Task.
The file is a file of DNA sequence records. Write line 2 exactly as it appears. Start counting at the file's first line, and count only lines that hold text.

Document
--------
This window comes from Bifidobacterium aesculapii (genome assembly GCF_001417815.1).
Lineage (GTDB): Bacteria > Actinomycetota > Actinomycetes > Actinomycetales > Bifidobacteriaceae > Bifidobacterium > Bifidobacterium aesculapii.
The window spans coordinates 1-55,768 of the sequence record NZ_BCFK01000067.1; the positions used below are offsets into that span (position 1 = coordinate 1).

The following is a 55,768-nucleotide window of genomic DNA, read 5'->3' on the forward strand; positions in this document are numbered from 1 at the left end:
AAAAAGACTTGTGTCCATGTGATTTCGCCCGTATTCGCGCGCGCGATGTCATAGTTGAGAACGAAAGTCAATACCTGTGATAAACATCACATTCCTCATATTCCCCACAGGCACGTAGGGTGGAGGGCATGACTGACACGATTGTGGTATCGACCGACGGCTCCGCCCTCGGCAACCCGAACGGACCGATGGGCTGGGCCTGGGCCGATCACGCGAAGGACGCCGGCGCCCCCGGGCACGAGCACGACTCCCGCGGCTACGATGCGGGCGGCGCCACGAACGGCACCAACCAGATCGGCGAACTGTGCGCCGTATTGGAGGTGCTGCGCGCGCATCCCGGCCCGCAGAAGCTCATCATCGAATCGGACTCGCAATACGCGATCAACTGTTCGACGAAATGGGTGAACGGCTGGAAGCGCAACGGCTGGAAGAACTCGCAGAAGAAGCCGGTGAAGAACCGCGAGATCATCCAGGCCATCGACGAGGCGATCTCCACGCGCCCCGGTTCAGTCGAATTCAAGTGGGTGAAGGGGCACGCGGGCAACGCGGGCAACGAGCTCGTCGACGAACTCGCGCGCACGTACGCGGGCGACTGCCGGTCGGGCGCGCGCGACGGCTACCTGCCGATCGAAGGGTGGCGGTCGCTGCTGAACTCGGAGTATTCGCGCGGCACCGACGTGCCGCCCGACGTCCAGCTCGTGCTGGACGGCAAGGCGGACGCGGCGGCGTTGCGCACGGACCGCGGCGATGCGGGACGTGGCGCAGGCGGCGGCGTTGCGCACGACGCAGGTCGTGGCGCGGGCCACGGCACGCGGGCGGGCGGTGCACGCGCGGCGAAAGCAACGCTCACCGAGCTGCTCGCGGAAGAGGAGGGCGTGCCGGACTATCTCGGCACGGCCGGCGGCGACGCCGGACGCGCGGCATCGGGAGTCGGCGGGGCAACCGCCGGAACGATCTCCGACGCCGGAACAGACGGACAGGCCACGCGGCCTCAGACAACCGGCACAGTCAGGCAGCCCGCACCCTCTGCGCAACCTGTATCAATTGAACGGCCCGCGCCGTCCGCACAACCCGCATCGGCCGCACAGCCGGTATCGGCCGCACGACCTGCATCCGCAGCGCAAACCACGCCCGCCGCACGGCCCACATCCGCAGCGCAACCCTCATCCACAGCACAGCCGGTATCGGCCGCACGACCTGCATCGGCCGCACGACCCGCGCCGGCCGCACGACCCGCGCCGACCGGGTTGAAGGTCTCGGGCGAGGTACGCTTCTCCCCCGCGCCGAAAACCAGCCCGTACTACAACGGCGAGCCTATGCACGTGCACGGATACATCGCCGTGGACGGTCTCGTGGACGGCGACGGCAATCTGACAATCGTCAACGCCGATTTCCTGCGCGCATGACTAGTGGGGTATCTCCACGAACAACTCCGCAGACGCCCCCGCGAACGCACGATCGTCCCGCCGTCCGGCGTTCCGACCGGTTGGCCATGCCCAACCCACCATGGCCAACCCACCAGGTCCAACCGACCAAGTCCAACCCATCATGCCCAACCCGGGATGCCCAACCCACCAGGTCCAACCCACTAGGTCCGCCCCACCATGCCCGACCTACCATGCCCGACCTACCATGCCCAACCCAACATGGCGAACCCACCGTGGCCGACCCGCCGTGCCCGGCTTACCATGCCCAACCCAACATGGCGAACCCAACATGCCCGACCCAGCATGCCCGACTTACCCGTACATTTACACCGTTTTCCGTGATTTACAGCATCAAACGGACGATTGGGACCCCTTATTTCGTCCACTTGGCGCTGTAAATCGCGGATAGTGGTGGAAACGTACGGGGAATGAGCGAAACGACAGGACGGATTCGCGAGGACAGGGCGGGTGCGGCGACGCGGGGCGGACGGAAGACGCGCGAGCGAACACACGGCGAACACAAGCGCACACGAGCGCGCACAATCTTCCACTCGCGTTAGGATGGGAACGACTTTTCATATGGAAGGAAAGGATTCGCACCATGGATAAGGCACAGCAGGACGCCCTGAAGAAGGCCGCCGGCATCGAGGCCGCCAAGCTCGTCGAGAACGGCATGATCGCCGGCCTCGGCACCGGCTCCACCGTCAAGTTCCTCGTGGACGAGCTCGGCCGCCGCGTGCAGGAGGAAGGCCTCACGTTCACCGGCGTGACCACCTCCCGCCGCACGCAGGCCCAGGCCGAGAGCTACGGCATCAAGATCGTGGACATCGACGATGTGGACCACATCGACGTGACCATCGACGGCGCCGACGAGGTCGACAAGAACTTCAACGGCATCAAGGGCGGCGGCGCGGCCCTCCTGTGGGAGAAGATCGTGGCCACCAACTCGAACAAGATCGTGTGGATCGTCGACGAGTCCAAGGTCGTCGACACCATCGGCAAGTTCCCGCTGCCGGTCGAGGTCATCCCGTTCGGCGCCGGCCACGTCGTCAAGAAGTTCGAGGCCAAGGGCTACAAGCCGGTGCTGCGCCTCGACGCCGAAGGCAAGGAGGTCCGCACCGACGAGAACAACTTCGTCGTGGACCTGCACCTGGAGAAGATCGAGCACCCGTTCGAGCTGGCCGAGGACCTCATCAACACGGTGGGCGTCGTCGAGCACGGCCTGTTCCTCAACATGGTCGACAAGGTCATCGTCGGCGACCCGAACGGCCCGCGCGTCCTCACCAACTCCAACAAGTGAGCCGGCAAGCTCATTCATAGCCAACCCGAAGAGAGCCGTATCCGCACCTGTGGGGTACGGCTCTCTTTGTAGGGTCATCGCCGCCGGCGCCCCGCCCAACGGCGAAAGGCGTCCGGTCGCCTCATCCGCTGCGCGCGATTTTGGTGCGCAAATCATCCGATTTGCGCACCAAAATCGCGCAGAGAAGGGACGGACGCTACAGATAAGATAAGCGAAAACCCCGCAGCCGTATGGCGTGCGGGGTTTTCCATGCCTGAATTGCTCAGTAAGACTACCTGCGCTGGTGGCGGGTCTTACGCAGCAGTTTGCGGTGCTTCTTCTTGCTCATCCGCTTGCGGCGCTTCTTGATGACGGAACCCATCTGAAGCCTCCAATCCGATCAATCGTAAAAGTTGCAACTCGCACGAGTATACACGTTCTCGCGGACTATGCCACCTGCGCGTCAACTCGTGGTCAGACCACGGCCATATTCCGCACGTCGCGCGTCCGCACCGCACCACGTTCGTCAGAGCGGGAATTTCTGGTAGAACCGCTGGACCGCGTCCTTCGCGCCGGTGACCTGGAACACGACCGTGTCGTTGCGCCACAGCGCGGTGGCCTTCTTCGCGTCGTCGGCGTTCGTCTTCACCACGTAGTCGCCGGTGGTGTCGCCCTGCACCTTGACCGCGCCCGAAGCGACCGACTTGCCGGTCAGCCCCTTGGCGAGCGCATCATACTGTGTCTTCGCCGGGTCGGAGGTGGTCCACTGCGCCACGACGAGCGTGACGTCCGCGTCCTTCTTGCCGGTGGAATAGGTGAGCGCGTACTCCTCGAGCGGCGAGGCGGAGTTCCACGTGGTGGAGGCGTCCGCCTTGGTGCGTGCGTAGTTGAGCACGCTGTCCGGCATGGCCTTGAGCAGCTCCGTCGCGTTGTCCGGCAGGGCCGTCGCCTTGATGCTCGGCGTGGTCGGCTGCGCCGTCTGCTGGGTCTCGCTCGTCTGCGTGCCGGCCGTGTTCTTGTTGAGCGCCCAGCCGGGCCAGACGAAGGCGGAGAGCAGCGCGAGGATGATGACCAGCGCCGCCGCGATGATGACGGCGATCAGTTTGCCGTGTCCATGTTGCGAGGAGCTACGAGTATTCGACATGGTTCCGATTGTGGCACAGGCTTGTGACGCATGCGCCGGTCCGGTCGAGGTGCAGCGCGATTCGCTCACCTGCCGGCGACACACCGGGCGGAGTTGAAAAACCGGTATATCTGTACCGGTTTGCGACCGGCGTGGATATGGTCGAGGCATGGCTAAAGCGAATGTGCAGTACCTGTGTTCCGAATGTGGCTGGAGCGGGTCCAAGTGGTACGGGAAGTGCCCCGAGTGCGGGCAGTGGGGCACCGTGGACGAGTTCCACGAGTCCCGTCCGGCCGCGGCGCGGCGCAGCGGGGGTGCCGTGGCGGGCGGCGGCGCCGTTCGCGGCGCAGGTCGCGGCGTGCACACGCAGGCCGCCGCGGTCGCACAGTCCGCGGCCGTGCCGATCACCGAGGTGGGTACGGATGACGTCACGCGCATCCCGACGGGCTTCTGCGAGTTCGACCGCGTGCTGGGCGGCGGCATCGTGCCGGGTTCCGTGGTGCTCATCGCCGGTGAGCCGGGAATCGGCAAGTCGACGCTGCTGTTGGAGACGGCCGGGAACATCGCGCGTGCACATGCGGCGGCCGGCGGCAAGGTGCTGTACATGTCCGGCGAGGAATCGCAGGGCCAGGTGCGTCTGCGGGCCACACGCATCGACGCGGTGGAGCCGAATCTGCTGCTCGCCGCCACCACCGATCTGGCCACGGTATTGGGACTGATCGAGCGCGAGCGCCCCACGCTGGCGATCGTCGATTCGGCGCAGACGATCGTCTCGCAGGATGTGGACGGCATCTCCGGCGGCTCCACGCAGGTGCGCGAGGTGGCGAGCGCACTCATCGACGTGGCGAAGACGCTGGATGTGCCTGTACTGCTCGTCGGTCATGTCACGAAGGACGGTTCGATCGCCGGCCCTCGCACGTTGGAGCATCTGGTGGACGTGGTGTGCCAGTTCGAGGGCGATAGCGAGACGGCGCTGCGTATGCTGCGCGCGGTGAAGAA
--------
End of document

Lineage (GTDB): Bacteria > Actinomycetota > Actinomycetes > Actinomycetales > Bifidobacteriaceae > Bifidobacterium > Bifidobacterium aesculapii.